Four days after my last visit to Porgy & Bess for the second evening of the Franz Hautzinger residency, I was back there again – and so, funnily enough, was Mats Gustafsson, this time in a trio with Peter Evans on trumpet and Agusti Fernandez on piano. I’ve never been a huge fan of the trumpet, and having been underwhelmed by the rather queasy sound of Hautzinger I was quite prepared not to like Evans either. But the man was a revelation. Standing shoulder to shoulder, the trumpeter and saxophonist united in a jaw-dropping tour de force of fierce blowing and jumpy, agitated motifs.
With no bass or drums to anchor things down, the music flew in all sorts of unexpected directions. Key to this was Fernandez, who offered as instructive a contrast to Georg Graewe’s cerebral approach four nights before as Evans’ methods were doing to those of Hautzinger. The pianist’s fingers skipped nimbly across the keyboard, sending bright tone clusters to coalesce with the more gutsy sound of the horns.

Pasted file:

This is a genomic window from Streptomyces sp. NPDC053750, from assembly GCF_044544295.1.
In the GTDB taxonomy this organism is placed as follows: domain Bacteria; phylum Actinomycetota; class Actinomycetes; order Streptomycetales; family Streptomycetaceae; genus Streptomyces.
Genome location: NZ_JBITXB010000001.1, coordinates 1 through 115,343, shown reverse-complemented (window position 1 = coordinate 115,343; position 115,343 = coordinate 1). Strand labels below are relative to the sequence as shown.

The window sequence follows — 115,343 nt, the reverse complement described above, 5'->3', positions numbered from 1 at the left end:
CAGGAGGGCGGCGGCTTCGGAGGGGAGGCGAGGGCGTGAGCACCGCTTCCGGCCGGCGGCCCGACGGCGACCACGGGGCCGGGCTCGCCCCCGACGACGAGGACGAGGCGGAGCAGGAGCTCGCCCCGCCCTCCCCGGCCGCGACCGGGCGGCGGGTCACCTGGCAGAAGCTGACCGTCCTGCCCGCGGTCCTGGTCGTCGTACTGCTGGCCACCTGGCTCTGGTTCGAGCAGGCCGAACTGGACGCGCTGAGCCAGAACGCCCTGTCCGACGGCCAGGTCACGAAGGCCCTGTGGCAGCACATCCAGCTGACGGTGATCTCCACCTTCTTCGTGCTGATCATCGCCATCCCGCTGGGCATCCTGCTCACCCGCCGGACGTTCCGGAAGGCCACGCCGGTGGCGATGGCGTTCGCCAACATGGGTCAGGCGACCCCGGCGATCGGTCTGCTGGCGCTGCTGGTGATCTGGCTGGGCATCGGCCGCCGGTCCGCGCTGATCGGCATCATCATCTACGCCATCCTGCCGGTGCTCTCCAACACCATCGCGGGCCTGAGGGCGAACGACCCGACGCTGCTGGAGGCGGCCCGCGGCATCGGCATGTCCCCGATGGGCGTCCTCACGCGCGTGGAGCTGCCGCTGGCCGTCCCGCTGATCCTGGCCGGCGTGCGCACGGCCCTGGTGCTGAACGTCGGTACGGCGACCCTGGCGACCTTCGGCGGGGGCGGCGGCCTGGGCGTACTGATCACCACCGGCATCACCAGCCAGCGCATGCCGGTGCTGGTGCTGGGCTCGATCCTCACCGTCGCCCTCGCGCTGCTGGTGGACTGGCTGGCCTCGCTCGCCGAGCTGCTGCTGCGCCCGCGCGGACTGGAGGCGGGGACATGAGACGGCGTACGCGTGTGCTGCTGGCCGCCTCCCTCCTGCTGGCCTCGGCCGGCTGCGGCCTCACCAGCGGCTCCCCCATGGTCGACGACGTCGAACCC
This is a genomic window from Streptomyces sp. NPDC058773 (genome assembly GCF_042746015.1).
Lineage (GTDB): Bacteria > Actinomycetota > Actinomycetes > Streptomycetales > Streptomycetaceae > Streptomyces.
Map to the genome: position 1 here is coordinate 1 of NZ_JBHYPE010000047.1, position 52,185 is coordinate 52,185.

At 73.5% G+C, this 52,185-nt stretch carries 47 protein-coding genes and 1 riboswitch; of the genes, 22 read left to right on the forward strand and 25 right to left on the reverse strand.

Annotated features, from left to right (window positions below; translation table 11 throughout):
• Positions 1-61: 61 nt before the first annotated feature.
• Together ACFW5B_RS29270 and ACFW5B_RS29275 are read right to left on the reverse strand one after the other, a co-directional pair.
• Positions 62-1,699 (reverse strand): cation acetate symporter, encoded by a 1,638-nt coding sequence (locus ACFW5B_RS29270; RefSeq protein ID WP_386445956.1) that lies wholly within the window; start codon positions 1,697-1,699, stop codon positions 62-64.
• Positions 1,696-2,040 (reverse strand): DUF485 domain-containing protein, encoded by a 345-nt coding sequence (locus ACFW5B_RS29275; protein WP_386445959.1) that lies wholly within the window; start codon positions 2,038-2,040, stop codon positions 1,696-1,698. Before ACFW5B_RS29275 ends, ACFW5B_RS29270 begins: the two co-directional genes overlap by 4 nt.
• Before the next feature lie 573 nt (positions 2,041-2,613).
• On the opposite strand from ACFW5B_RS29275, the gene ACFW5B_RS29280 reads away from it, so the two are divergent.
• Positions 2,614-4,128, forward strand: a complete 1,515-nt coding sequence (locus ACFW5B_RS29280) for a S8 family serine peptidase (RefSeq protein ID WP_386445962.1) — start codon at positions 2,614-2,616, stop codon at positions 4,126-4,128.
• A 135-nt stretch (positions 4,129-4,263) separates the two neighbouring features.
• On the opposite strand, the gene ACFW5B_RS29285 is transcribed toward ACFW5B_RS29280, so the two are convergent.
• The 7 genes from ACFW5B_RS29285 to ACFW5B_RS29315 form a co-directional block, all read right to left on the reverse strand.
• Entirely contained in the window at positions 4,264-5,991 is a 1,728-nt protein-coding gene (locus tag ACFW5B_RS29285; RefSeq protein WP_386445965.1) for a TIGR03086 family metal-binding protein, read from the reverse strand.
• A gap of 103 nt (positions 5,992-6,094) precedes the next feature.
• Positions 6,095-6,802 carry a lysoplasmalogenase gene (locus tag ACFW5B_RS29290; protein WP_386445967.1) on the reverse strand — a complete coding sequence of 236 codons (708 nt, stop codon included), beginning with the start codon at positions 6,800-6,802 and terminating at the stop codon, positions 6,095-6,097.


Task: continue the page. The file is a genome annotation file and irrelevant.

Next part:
As for Gustafsson, this was a more cryptic performance than we have come to expect from him. There was little of the zestful soloing that he brings to his work with The Thing, Sonore and Peter Brötzmann’s Chicago Tentet. For the most part he set his sights instead on furrowed contortions of sound, save for a powerful baritone solo which followed an extended passage of crystalline beauty from Fernandez. Combined with Evans’ extraordinary mastery of the trumpet, this was music that required – and amply repaid – the deepest of listening.